Got Your First Job? How to Start Saving for Retirement

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After years of living on part-time pay and Grandma’s birthday money, you’ve finally found your first source of steady income. The newfound ability to spend can easily overshadow the importance of savings, especially retirement savings.

But, the willpower to fight against this urge will yield great rewards because the earlier you start saving, the faster your money will grow. You can thank the mathematical phenomenon of compounding, which exhibits the exponential growth of money.

Let’s say you plan to retire at age 65 and managed to scrape together $25,000 by the age of 25. If you don’t touch that money and it grows an average 6 percent annually, you’ll have $274,000 when you retire. If you started with $25,000 at age 30, at the same rate of growth, you’d have $203,000 when you stop working. Have $25,000 at age 35? Retire with just $150,000.

(Use our savings calculator to play around with different savings scenarios.)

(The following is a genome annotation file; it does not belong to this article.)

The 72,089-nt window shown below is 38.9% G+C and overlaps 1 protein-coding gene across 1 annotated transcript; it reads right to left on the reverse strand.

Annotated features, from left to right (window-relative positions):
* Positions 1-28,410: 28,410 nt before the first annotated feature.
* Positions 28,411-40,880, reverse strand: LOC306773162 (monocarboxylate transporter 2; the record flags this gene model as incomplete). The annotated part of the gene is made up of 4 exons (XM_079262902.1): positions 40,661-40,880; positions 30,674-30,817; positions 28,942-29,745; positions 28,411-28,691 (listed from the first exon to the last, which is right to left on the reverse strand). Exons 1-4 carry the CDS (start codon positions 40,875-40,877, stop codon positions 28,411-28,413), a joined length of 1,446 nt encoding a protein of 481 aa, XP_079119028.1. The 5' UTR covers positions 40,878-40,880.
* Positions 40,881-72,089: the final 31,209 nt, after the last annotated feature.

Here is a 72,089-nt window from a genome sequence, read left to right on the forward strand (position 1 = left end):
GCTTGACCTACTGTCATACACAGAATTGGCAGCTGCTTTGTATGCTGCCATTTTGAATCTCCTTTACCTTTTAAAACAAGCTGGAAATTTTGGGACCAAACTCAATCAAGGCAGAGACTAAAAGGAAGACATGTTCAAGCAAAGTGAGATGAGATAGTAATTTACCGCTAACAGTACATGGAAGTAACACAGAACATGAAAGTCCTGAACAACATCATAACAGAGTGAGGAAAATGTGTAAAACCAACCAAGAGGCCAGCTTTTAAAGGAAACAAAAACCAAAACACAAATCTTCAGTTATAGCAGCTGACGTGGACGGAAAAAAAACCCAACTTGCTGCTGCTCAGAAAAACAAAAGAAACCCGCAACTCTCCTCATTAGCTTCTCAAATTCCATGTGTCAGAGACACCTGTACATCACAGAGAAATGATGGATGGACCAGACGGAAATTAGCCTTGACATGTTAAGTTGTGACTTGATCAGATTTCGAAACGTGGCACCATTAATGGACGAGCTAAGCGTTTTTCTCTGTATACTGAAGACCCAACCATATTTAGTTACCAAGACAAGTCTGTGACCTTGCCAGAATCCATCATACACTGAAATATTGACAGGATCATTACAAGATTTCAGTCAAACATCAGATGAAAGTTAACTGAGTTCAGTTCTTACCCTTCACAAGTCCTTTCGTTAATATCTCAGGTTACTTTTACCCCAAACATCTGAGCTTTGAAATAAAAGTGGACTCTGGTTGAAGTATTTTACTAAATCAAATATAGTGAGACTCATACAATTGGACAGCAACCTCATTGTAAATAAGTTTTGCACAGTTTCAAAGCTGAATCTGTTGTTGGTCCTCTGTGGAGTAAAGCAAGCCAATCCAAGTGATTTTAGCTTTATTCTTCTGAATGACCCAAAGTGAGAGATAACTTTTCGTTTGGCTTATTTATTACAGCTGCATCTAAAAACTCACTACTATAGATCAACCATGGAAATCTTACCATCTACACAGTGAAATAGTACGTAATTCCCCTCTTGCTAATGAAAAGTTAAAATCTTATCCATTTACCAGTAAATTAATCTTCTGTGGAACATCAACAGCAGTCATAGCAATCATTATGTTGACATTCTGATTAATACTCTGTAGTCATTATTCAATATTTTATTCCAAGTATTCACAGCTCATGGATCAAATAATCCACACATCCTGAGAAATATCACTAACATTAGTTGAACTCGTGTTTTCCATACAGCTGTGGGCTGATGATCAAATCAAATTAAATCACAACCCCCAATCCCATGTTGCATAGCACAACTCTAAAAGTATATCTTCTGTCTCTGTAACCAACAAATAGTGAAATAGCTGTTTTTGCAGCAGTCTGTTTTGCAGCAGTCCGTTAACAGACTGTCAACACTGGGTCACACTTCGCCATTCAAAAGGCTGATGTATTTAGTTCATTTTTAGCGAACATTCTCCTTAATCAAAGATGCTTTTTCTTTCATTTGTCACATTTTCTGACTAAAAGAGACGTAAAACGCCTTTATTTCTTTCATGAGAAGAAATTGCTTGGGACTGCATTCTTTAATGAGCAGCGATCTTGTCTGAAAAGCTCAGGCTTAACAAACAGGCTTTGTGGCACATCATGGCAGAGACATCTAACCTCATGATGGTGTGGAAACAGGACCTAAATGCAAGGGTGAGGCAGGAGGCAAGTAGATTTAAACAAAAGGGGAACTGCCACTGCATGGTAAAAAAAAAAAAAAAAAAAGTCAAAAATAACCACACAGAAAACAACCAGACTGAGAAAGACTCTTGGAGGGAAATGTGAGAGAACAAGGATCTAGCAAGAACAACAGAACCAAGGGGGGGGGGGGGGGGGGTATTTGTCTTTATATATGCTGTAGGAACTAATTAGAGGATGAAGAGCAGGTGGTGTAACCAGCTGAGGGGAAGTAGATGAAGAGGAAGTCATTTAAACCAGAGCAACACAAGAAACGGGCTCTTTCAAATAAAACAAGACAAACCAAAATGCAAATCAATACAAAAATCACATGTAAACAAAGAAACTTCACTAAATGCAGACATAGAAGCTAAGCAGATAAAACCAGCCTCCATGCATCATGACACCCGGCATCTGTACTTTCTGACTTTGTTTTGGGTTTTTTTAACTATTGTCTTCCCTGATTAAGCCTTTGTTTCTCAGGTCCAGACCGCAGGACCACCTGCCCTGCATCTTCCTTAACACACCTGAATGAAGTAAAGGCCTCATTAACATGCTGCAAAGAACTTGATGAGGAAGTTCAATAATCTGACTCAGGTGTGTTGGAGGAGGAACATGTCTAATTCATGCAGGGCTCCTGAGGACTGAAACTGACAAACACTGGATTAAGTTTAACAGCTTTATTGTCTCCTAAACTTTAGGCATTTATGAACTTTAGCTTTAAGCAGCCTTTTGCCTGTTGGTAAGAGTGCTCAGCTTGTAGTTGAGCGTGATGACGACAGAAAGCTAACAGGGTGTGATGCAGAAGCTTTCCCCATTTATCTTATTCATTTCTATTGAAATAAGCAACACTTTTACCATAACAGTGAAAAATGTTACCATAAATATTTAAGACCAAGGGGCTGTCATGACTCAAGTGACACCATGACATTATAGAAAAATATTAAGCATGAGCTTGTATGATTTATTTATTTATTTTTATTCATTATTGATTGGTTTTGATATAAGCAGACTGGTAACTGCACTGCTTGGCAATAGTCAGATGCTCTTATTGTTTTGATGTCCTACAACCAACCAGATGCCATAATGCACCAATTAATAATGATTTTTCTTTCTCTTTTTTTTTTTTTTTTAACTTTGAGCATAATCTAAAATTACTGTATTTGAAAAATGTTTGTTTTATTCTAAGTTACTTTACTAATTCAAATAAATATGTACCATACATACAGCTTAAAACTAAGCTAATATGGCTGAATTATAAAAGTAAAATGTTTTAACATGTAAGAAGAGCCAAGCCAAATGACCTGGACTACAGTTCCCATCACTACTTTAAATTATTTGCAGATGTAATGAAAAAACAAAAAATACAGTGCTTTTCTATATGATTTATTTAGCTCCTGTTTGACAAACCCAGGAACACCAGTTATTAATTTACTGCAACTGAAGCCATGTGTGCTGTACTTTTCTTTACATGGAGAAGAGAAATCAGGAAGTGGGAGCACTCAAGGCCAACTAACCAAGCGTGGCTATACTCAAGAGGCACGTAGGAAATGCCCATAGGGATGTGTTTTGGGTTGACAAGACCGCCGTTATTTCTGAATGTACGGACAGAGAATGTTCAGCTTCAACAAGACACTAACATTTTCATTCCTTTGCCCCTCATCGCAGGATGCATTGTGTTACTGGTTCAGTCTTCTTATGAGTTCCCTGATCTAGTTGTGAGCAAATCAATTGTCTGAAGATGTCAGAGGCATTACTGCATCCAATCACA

So you can see that time is a major advantage when it comes to saving. Those who start saving later will end up with significantly less when they retire. In fact, many seniors cannot retire comfortably and continue to work because they didn’t save enough in their younger years.

But, there’s another compelling reason to begin building retirement savings immediately: tax advantages.

When you contribute to a retirement account, such as an individual retirement account (IRA) or a 401(k) plan, you gain tax advantages that are not available with a regular savings account or brokerage account. Since the IRS places a limit on how much you can contribute to certain retirement accounts per year, you’ll lose these tax advantages if don’t contribute for any particular year.

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